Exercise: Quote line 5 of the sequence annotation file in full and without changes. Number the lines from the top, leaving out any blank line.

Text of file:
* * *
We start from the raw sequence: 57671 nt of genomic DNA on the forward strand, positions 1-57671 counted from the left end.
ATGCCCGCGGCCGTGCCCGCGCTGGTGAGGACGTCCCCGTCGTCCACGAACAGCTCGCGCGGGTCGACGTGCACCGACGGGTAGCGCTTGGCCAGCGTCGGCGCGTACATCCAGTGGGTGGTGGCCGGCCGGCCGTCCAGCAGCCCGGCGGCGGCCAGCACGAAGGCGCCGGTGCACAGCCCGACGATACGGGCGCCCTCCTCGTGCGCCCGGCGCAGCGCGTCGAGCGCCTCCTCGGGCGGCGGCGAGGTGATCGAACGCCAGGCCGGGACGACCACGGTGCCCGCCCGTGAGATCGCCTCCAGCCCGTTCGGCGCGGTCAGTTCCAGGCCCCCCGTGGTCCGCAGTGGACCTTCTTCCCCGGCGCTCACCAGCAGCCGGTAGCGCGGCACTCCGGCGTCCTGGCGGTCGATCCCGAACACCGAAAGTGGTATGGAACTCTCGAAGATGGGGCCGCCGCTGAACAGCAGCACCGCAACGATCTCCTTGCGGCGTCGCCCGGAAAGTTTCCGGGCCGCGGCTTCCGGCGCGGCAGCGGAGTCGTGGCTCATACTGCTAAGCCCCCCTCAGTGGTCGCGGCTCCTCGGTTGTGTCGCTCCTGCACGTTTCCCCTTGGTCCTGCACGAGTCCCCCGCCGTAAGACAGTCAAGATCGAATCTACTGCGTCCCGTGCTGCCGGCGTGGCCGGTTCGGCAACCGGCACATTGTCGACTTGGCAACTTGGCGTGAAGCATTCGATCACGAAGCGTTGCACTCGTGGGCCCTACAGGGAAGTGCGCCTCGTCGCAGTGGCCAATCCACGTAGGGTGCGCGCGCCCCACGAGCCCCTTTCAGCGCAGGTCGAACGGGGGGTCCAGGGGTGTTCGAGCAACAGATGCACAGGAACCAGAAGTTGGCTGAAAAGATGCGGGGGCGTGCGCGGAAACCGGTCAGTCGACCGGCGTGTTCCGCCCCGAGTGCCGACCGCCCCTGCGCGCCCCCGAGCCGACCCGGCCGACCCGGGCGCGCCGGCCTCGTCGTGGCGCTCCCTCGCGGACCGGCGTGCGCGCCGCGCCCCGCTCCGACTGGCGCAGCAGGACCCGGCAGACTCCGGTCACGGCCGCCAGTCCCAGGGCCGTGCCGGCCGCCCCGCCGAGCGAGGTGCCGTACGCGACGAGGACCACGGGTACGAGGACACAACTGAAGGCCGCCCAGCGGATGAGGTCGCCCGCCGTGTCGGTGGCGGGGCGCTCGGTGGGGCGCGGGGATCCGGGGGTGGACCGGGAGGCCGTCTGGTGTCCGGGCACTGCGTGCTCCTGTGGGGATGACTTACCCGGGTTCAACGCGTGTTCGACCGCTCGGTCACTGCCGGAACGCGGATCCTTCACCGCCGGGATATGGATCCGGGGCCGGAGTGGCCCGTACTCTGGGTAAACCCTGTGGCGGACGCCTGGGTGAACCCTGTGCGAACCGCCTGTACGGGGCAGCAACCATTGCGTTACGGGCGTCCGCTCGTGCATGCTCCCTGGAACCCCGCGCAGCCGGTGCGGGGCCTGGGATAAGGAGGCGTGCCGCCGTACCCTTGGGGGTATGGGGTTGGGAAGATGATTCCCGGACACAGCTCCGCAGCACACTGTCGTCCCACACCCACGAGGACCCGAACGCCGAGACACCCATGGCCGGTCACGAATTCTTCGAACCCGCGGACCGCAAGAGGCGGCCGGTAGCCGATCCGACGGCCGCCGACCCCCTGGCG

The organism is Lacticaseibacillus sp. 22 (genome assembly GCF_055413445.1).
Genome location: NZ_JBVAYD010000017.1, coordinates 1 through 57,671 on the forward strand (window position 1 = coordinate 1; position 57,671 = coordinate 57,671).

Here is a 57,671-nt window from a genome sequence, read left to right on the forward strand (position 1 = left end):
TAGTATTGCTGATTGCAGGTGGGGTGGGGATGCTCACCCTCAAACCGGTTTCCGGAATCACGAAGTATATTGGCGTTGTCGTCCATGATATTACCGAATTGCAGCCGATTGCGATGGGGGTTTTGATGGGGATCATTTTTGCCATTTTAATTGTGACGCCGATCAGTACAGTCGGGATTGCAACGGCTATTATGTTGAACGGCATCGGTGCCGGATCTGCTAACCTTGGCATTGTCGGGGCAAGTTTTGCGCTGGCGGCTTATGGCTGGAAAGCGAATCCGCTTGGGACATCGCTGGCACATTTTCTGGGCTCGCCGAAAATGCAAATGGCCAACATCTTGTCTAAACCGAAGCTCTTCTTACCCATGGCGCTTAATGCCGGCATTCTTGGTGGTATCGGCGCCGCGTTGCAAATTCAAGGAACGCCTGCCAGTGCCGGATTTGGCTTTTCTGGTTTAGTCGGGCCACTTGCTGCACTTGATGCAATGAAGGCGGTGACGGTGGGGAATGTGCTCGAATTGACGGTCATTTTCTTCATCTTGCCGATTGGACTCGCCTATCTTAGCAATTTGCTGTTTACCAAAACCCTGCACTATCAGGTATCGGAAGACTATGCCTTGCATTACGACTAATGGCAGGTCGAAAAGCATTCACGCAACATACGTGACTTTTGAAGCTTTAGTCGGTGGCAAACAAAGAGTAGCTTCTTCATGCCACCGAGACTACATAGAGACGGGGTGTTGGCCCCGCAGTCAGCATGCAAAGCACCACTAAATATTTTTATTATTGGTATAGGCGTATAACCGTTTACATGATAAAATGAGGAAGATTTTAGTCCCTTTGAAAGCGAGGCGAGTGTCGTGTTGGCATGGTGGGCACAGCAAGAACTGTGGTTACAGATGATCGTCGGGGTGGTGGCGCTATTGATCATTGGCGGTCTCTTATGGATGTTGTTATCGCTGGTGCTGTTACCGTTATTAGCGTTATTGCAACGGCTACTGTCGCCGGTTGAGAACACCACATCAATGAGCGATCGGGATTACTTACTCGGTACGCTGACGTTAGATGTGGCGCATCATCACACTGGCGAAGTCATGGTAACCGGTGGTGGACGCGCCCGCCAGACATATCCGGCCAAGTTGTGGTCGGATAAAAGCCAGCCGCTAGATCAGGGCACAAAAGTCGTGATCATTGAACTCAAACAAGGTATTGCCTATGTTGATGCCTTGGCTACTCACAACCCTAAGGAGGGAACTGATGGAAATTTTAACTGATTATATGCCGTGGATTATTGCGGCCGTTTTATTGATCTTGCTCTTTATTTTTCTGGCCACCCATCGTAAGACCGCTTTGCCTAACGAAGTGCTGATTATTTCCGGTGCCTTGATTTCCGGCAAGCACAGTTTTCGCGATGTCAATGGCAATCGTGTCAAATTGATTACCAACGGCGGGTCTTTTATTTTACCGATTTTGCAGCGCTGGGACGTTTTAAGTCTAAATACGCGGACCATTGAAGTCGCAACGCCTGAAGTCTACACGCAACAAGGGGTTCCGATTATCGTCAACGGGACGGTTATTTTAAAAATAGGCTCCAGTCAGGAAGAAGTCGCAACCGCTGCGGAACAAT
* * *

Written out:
Here is a 57,671-nt window from a genome sequence, read left to right on the forward strand (position 1 = left end):